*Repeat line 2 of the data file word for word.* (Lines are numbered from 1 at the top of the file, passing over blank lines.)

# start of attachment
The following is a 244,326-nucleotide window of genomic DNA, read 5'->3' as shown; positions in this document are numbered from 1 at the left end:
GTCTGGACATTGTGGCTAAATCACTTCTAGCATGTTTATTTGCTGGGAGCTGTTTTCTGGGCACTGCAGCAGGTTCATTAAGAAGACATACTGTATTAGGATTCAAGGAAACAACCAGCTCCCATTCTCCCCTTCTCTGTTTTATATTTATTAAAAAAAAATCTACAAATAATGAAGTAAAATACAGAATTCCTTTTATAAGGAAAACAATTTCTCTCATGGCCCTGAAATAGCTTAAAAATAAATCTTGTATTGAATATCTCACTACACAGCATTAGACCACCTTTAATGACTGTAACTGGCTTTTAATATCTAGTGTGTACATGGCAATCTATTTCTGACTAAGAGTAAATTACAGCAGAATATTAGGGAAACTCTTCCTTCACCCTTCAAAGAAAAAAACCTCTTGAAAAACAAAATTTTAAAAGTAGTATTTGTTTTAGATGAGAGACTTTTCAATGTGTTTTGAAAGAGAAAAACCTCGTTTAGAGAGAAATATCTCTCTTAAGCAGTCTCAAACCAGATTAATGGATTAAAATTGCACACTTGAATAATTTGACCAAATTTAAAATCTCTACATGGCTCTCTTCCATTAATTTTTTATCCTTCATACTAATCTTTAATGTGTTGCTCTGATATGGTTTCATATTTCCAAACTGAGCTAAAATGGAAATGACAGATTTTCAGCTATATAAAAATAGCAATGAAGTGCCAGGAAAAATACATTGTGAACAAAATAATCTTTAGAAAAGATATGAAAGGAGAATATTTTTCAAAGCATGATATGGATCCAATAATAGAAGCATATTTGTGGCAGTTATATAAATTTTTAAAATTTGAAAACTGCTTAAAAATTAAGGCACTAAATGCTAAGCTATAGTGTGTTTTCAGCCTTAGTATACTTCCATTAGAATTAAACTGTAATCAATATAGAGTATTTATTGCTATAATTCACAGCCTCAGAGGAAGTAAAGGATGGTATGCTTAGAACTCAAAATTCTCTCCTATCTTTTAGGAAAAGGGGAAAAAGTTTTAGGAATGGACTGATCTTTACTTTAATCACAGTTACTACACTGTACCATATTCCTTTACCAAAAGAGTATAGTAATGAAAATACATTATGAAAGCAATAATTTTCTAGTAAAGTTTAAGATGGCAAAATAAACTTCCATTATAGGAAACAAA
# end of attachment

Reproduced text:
GTCTGGACATTGTGGCTAAATCACTTCTAGCATGTTTATTTGCTGGGAGCTGTTTTCTGGGCACTGCAGCAGGTTCATTAAGAAGACATACTGTATTAGGATTCAAGGAAACAACCAGCTCCCATTCTCCCCTTCTCTGTTTTATATTTATTAAAAAAAAATCTACAAATAATGAAGTAAAATACAGAATTCCTTTTATAAGGAAAACAATTTCTCTCATGGCCCTGAAATAGCTTAAAAATAAATCTTGTATTGAATATCTCACTACACAGCATTAGACCACCTTTAATGACTGTAACTGGCTTTTAATATCTAGTGTGTACATGGCAATCTATTTCTGACTAAGAGTAAATTACAGCAGAATATTAGGGAAACTCTTCCTTCACCCTTCAAAGAAAAAAACCTCTTGAAAAACAAAATTTTAAAAGTAGTATTTGTTTTAGATGAGAGACTTTTCAATGTGTTTTGAAAGAGAAAAACCTCGTTTAGAGAGAAATATCTCTCTTAAGCAGTCTCAAACCAGATTAATGGATTAAAATTGCACACTTGAATAATTTGACCAAATTTAAAATCTCTACATGGCTCTCTTCCATTAATTTTTTATCCTTCATACTAATCTTTAATGTGTTGCTCTGATATGGTTTCATATTTCCAAACTGAGCTAAAATGGAAATGACAGATTTTCAGCTATATAAAAATAGCAATGAAGTGCCAGGAAAAATACATTGTGAACAAAATAATCTTTAGAAAAGATATGAAAGGAGAATATTTTTCAAAGCATGATATGGATCCAATAATAGAAGCATATTTGTGGCAGTTATATAAATTTTTAAAATTTGAAAACTGCTTAAAAATTAAGGCACTAAATGCTAAGCTATAGTGTGTTTTCAGCCTTAGTATACTTCCATTAGAATTAAACTGTAATCAATATAGAGTATTTATTGCTATAATTCACAGCCTCAGAGGAAGTAAAGGATGGTATGCTTAGAACTCAAAATTCTCTCCTATCTTTTAGGAAAAGGGGAAAAAGTTTTAGGAATGGACTGATCTTTACTTTAATCACAGTTACTACACTGTACCATATTCCTTTACCAAAAGAGTATAGTAATGAAAATACATTATGAAAGCAATAATTTTCTAGTAAAGTTTAAGATGGCAAAATAAACTTCCATTATAGGAAACAAA